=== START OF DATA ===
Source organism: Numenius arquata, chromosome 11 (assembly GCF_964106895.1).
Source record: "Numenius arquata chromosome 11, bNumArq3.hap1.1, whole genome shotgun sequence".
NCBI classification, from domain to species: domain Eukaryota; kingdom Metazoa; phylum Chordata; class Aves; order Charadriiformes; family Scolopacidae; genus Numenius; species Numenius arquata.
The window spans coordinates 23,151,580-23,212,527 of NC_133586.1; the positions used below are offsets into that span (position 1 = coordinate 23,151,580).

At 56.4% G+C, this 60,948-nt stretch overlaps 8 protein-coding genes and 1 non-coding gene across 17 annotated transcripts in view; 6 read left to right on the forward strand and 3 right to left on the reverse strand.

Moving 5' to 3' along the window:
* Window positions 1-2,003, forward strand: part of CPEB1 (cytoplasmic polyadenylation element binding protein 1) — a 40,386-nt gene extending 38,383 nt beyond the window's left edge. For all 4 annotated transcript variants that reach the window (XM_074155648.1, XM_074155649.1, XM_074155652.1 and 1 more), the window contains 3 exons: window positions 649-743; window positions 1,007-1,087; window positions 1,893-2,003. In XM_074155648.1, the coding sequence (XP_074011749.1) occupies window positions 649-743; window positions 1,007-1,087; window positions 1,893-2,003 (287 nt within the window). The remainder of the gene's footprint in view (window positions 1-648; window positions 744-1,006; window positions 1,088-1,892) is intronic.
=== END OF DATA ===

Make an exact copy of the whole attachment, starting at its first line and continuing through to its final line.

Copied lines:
Source organism: Numenius arquata, chromosome 11 (assembly GCF_964106895.1).
Source record: "Numenius arquata chromosome 11, bNumArq3.hap1.1, whole genome shotgun sequence".
NCBI classification, from domain to species: domain Eukaryota; kingdom Metazoa; phylum Chordata; class Aves; order Charadriiformes; family Scolopacidae; genus Numenius; species Numenius arquata.
The window spans coordinates 23,151,580-23,212,527 of NC_133586.1; the positions used below are offsets into that span (position 1 = coordinate 23,151,580).

At 56.4% G+C, this 60,948-nt stretch overlaps 8 protein-coding genes and 1 non-coding gene across 17 annotated transcripts in view; 6 read left to right on the forward strand and 3 right to left on the reverse strand.

Moving 5' to 3' along the window:
* Window positions 1-2,003, forward strand: part of CPEB1 (cytoplasmic polyadenylation element binding protein 1) — a 40,386-nt gene extending 38,383 nt beyond the window's left edge. For all 4 annotated transcript variants that reach the window (XM_074155648.1, XM_074155649.1, XM_074155652.1 and 1 more), the window contains 3 exons: window positions 649-743; window positions 1,007-1,087; window positions 1,893-2,003. In XM_074155648.1, the coding sequence (XP_074011749.1) occupies window positions 649-743; window positions 1,007-1,087; window positions 1,893-2,003 (287 nt within the window). The remainder of the gene's footprint in view (window positions 1-648; window positions 744-1,006; window positions 1,088-1,892) is intronic.